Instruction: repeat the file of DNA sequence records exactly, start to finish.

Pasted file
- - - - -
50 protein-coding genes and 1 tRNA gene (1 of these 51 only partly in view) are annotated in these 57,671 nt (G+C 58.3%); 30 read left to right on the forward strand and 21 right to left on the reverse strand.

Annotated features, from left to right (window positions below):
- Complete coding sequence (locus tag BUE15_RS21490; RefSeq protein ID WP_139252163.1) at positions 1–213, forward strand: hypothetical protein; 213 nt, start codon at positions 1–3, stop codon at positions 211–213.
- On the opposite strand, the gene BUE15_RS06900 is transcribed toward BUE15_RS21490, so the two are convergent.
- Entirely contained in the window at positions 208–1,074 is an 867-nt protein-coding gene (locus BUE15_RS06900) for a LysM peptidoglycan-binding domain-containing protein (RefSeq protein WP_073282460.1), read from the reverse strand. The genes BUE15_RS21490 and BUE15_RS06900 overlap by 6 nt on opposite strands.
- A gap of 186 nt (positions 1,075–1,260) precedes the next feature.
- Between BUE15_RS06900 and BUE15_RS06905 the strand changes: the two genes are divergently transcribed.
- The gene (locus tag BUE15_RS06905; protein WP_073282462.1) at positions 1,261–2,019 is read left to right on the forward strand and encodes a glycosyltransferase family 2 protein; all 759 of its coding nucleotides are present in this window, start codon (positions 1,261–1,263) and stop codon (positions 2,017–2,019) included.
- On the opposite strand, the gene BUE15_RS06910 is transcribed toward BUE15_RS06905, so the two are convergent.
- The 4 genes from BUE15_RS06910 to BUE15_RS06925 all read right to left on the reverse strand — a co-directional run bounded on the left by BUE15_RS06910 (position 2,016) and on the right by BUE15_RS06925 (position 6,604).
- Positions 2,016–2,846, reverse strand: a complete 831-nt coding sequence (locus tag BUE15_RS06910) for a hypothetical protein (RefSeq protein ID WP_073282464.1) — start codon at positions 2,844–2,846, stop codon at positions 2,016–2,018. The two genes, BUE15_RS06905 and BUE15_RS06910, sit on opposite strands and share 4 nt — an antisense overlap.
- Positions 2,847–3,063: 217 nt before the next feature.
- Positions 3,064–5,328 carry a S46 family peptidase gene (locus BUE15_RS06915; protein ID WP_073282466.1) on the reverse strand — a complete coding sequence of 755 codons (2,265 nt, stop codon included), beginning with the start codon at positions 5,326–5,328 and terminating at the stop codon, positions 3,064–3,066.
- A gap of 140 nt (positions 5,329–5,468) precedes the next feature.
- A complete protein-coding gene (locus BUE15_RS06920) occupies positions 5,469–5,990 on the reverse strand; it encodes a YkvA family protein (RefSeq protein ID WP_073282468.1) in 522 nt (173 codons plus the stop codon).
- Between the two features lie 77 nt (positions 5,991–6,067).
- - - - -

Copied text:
50 protein-coding genes and 1 tRNA gene (1 of these 51 only partly in view) are annotated in these 57,671 nt (G+C 58.3%); 30 read left to right on the forward strand and 21 right to left on the reverse strand.

Annotated features, from left to right (window positions below):
- Complete coding sequence (locus tag BUE15_RS21490; RefSeq protein ID WP_139252163.1) at positions 1–213, forward strand: hypothetical protein; 213 nt, start codon at positions 1–3, stop codon at positions 211–213.
- On the opposite strand, the gene BUE15_RS06900 is transcribed toward BUE15_RS21490, so the two are convergent.
- Entirely contained in the window at positions 208–1,074 is an 867-nt protein-coding gene (locus BUE15_RS06900) for a LysM peptidoglycan-binding domain-containing protein (RefSeq protein WP_073282460.1), read from the reverse strand. The genes BUE15_RS21490 and BUE15_RS06900 overlap by 6 nt on opposite strands.
- A gap of 186 nt (positions 1,075–1,260) precedes the next feature.
- Between BUE15_RS06900 and BUE15_RS06905 the strand changes: the two genes are divergently transcribed.
- The gene (locus tag BUE15_RS06905; protein WP_073282462.1) at positions 1,261–2,019 is read left to right on the forward strand and encodes a glycosyltransferase family 2 protein; all 759 of its coding nucleotides are present in this window, start codon (positions 1,261–1,263) and stop codon (positions 2,017–2,019) included.
- On the opposite strand, the gene BUE15_RS06910 is transcribed toward BUE15_RS06905, so the two are convergent.
- The 4 genes from BUE15_RS06910 to BUE15_RS06925 all read right to left on the reverse strand — a co-directional run bounded on the left by BUE15_RS06910 (position 2,016) and on the right by BUE15_RS06925 (position 6,604).
- Positions 2,016–2,846, reverse strand: a complete 831-nt coding sequence (locus tag BUE15_RS06910) for a hypothetical protein (RefSeq protein ID WP_073282464.1) — start codon at positions 2,844–2,846, stop codon at positions 2,016–2,018. The two genes, BUE15_RS06905 and BUE15_RS06910, sit on opposite strands and share 4 nt — an antisense overlap.
- Positions 2,847–3,063: 217 nt before the next feature.
- Positions 3,064–5,328 carry a S46 family peptidase gene (locus BUE15_RS06915; protein ID WP_073282466.1) on the reverse strand — a complete coding sequence of 755 codons (2,265 nt, stop codon included), beginning with the start codon at positions 5,326–5,328 and terminating at the stop codon, positions 3,064–3,066.
- A gap of 140 nt (positions 5,329–5,468) precedes the next feature.
- A complete protein-coding gene (locus BUE15_RS06920) occupies positions 5,469–5,990 on the reverse strand; it encodes a YkvA family protein (RefSeq protein ID WP_073282468.1) in 522 nt (173 codons plus the stop codon).
- Between the two features lie 77 nt (positions 5,991–6,067).